Illustration: Franco Égalité
In October of 2021, our colleague Christina Lee formed the Art Appropriation Council at Splice with voices from our Content, Music, and Marketing teams.
Their intention was to arrive at a shared understanding of cultural appreciation vs. cultural appropriation, and use that shared understanding to ensure the artwork on Splice was inclusive, collaborative, and truly representative of culture and music.
As we continue to grieve the loss of our beloved Christina, we’re moved to share this work and ensure it’s seen as widely as possible. Christina’s vision was that this guide would have legs outside of Splice, and be seen as a new standard across the wider music industry. She discussed wanting to make this framework publicly available and open to ongoing review and evolution, and she felt strongly that the work should continue to develop with culture.
We are incredibly proud of what Christina accomplished and proud to have worked with her every day. We hope next time you release or embark on a project, you might consider also referencing this framework to guide yourself around what could be considered appropriation rather than appreciation.
How it started
We state in our quality principles that “Splice is committed to maintaining a platform that’s respectful to musicians of all kinds, ages, and backgrounds who come to find inspiration.”
As a team, we’re constantly trying to find solutions for things in our environment, and we recently decided to formalize frequently brought up discussions about submissions for pack art. As our submission pool has grown and our processes have matured, we became keenly aware of patterns of cultural appropriation that directly conflict with those principles.
The music industry has a beautiful history of cultural appreciation and a notorious history of cultural appropriation. Our intention became to consistently and transparently interrupt that pattern. To do this, we decided we needed a framework to help evaluate the hundreds of visual pack art submissions we receive each month.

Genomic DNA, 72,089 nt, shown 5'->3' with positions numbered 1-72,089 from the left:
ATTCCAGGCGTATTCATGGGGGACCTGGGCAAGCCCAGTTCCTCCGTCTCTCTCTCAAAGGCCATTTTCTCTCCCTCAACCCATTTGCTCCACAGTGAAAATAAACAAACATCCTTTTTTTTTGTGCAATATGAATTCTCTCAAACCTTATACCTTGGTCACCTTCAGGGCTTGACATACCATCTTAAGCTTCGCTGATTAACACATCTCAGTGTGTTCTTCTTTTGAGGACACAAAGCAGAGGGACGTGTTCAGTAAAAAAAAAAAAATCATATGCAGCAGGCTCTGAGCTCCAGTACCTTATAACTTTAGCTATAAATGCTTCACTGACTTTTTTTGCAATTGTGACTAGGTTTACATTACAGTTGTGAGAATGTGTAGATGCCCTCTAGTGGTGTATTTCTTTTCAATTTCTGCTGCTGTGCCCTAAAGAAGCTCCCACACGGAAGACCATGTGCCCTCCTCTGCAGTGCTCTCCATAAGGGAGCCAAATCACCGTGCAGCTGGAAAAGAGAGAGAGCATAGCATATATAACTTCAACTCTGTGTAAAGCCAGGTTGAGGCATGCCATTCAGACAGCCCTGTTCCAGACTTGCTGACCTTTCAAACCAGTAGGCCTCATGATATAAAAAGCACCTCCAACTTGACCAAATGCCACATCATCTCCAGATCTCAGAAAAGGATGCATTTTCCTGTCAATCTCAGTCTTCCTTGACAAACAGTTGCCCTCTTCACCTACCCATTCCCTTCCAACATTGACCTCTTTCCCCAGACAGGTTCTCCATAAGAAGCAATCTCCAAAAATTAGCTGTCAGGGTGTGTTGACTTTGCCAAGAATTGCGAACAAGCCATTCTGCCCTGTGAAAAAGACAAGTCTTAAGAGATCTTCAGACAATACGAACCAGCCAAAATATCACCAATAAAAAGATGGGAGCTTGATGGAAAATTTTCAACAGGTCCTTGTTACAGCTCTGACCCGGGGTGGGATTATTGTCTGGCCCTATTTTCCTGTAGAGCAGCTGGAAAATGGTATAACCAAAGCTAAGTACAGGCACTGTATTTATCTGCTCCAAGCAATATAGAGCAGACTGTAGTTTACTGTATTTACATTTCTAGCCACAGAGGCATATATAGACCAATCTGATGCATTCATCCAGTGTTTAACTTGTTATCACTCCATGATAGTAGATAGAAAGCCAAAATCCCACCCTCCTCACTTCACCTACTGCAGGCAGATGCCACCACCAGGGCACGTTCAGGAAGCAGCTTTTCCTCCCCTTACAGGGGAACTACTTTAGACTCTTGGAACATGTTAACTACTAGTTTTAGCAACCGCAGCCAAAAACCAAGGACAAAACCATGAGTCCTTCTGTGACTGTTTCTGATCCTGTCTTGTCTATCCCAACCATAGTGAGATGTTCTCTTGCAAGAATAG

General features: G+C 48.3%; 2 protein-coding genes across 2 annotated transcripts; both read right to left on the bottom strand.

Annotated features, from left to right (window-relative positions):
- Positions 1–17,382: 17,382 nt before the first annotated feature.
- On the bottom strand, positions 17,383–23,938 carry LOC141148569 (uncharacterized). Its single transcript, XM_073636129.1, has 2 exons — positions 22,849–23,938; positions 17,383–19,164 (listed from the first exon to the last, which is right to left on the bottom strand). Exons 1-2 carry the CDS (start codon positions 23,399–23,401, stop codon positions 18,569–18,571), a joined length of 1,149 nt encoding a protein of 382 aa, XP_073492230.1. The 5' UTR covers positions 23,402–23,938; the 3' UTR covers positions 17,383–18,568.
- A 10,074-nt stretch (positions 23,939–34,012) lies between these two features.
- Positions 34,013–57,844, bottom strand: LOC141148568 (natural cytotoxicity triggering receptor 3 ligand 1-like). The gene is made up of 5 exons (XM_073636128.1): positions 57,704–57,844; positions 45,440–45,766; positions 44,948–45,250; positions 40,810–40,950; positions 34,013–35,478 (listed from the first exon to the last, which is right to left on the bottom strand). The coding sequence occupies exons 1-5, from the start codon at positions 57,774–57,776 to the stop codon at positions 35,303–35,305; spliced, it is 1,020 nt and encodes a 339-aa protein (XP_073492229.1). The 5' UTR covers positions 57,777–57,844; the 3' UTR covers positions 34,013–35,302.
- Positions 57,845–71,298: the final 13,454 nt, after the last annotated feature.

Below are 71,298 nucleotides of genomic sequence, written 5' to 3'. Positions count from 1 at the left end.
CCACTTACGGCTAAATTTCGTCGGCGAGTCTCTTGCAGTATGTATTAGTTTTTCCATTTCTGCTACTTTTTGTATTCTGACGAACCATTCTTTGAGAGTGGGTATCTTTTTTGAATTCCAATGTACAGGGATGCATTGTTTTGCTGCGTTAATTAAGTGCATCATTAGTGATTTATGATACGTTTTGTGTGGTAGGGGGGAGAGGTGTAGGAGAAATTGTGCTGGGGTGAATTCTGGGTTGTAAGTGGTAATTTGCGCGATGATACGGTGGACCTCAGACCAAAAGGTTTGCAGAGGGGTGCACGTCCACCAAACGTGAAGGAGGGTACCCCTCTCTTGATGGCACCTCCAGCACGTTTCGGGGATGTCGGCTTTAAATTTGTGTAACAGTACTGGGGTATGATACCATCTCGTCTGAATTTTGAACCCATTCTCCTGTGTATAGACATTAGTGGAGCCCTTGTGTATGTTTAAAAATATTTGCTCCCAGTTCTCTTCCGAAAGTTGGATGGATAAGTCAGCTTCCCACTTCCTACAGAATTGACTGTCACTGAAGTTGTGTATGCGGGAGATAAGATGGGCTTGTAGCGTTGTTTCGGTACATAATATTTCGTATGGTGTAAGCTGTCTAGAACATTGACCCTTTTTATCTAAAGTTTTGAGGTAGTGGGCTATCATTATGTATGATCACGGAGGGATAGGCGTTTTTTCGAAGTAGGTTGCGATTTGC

“Cultural appropriation has been an issue my team and I have been working to address with third-party labels since I first started working at Splice back in 2018. Back then, it was even more of a wild west because the industry had zero guidelines and best practices around quality.”—Ayesha Chugh, Sr. Manager, Creator Relations
Appreciation vs. appropriation
There is a tricky gray area between these two ideas. Splice considers cultural appropriation to be the unacknowledged or inappropriate adoption of an element of one culture by someone who is not a part of that culture through lineage or heritage.
Industry-wide, this isn’t a new topic. There is a long history of artists appropriating cultures by acting out stereotypes.
Below is a guide we now use internally when looking at artwork.
At Splice, we’re using it as a tool that allows us to normalize talking about this issue and improve our ability to address it when we see it. We don’t assume we’re getting everything right—rather, we hope our partners and customers will contribute feedback, and we intend to continually improve and update this work. We hope it’ll be a valuable resource in your own journey as a creative, too.
The 2022 Splice Art Appropriation Council:
- Ayesha Chugh, Sr. Manager, Creator Relations
- Gab Conte, Senior Counsel
- Dani DiCiaccio, VP, Content
- Shakeil Greeley, Art Director
- Ken Herman, Content Strategist
- Devon Johnson, Catalog Manager
- Matteo Malinverno, Director, Catalog
- Max Nepa-Rewak, Programming Lead, Studios
- Andrew Pearce, Catalog Manager
—and in memory of our friend, Christina Lee.
May 31, 2022